Trademarks are a way to distinguish that the product in question comes from a unique source. That way, we know whether we're buying Hormel's authentic SPAM product, and not an off-label spiced ham meat byproduct. Trademarks are important to help consumers know they are buying the authentic product that they prefer. If another company attempted to call their spiced ham canned meat SPAM, Hormel could interject and bring legal action against the offending company.

I don't believe any consumers saw the canned unicorn meat and truly believed it was a viable replacement for pork. This was not a true threat to the National Pork Board, nor was it something damaging to the public's love of pig-derived meats. The real threat to the National Pork Board are the counselors to the board who thought it would be a good idea to pay thousands on the drafting of a legal document asking ThinkGeek to stop using the similar taglines to sell their competing meat (which never existed in the first place). Instead, they spent a lot of time and money to provide comic fodder for the masses so we could mock the National Pork Board and Faege & Benson, the attorneys who sent the C&D letter.

Before you react to what you believe is a trademark violation, take a moment to consider whether there is a real threat to your business. It's probably wise to consult with someone other than your trigger-happy lawyers before you dump dollars into starting a fight that doesn't really exist. I'd gladly save you the several thousands of dollars and embarrassment.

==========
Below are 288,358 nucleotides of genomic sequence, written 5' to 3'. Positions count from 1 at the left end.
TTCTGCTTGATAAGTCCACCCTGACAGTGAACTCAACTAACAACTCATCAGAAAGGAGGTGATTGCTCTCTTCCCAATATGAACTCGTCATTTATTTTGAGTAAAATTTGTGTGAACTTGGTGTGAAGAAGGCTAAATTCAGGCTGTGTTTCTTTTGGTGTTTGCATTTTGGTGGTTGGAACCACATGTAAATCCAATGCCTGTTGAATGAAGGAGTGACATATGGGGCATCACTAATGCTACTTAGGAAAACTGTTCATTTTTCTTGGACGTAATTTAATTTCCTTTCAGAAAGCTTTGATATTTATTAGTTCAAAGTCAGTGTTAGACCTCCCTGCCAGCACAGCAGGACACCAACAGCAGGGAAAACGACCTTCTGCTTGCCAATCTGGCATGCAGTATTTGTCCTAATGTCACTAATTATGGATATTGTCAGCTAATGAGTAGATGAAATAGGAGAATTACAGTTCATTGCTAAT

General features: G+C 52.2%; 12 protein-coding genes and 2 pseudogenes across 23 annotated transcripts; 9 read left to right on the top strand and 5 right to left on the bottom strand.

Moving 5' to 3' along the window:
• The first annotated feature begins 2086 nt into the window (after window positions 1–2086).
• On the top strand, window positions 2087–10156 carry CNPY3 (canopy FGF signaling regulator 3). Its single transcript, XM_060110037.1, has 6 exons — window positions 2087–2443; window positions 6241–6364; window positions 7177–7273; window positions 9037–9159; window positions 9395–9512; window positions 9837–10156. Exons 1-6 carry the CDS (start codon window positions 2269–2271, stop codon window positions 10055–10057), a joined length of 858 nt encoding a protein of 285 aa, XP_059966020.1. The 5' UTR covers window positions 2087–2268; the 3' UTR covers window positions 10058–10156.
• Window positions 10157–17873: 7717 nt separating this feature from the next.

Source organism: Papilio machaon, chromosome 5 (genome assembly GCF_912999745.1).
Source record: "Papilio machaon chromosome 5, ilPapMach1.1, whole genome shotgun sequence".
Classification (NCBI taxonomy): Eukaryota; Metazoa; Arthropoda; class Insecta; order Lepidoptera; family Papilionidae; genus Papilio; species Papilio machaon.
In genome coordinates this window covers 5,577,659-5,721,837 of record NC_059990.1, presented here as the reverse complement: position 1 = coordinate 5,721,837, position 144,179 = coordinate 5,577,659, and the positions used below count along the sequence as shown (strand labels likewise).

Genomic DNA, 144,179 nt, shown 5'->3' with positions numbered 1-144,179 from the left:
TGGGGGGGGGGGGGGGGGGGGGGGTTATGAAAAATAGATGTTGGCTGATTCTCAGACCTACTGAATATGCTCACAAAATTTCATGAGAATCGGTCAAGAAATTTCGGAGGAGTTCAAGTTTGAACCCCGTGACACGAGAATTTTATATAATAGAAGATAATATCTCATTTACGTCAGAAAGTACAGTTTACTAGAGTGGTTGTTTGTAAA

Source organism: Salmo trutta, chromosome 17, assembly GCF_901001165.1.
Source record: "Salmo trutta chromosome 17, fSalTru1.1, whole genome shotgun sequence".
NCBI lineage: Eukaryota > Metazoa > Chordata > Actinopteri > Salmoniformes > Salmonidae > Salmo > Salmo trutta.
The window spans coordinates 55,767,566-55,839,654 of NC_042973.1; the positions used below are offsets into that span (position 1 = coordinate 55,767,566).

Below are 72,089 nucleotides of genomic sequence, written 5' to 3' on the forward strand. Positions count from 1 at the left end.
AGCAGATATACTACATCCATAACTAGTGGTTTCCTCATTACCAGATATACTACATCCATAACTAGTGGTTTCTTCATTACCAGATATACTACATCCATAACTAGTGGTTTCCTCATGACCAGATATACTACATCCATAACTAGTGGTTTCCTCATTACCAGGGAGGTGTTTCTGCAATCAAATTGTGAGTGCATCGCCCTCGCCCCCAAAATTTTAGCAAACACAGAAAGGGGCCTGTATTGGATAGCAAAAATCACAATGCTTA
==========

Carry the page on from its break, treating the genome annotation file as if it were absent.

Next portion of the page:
Tuesday, May 4, 2010

I do exist

Just thought I'd drop a post to apologize for the lack of writing anything here for over a month.

Let's just say, it's been busy, surreal, and exciting lately.

I'm composing some thoughts, and plan to be back at it very soon. Until then, consider this:
Two roads diverged in a wood, and I—
I took the one less traveled by,
And that has made all the difference.
 - Robert Frost 
Next time you hit the road, try a different path than your usual. Think about consumer behavior, and the response from major corporations. What do you see on every major highway? McDonalds, Subway, Starbucks. Occasionally there's something different, but you see a lot of the same. What hidden treasure lies just beneath your nose? It could make all the difference. 

Friday, March 26, 2010

Coke Zero: A brand promise meant to be broken?

The Brandgym blog recently discussed how hard it is to topple a leader brand in a specific segment. They compared the "men's" calorie-free cola category battle between leading brand Pepsi Max, and the runner up Coke Zero. As they describe, Pepsi Max certainly has a stronger name, great advertising, and clearly stands for the market of men's calorie free soft drinks. But there is one fatal flaw I believe makes a major difference.

Coke Zero makes the claim "Real Coke taste, zero calories." This is the central message in all of their advertising. Yet am I the only person who believes the two drinks taste nothing alike?

The brand promises to taste exactly like Coca-Cola, but one taste tells you otherwise. A brand cannot succeed if the brand promise is not met. The Coca-Cola Company would be wise to focus on Coke Zero as a unique product on its own, just like Pepsi does with Max.

With your brand, you must be what you are, or change the product to deliver that promise. Lying about your product leads to disappointment, and is not a road to success.